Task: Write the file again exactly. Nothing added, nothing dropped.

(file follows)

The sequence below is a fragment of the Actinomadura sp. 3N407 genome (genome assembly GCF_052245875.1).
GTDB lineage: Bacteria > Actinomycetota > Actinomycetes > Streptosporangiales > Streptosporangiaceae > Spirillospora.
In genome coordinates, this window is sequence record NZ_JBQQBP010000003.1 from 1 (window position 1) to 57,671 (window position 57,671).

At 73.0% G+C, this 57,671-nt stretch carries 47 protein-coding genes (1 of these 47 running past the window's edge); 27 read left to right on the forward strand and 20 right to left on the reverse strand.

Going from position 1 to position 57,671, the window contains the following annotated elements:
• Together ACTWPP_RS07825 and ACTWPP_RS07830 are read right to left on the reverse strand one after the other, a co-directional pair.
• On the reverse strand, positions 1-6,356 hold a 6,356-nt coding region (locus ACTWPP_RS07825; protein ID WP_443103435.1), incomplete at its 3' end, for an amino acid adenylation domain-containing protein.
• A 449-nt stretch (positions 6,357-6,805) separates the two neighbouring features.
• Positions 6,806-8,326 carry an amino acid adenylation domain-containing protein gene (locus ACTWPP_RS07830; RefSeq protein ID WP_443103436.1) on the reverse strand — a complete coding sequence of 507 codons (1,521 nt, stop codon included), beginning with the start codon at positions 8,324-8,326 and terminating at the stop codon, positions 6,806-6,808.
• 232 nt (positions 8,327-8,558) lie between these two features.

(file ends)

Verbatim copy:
The sequence below is a fragment of the Actinomadura sp. 3N407 genome (genome assembly GCF_052245875.1).
GTDB lineage: Bacteria > Actinomycetota > Actinomycetes > Streptosporangiales > Streptosporangiaceae > Spirillospora.
In genome coordinates, this window is sequence record NZ_JBQQBP010000003.1 from 1 (window position 1) to 57,671 (window position 57,671).

At 73.0% G+C, this 57,671-nt stretch carries 47 protein-coding genes (1 of these 47 running past the window's edge); 27 read left to right on the forward strand and 20 right to left on the reverse strand.

Going from position 1 to position 57,671, the window contains the following annotated elements:
• Together ACTWPP_RS07825 and ACTWPP_RS07830 are read right to left on the reverse strand one after the other, a co-directional pair.
• On the reverse strand, positions 1-6,356 hold a 6,356-nt coding region (locus ACTWPP_RS07825; protein ID WP_443103435.1), incomplete at its 3' end, for an amino acid adenylation domain-containing protein.
• A 449-nt stretch (positions 6,357-6,805) separates the two neighbouring features.
• Positions 6,806-8,326 carry an amino acid adenylation domain-containing protein gene (locus ACTWPP_RS07830; RefSeq protein ID WP_443103436.1) on the reverse strand — a complete coding sequence of 507 codons (1,521 nt, stop codon included), beginning with the start codon at positions 8,324-8,326 and terminating at the stop codon, positions 6,806-6,808.
• 232 nt (positions 8,327-8,558) lie between these two features.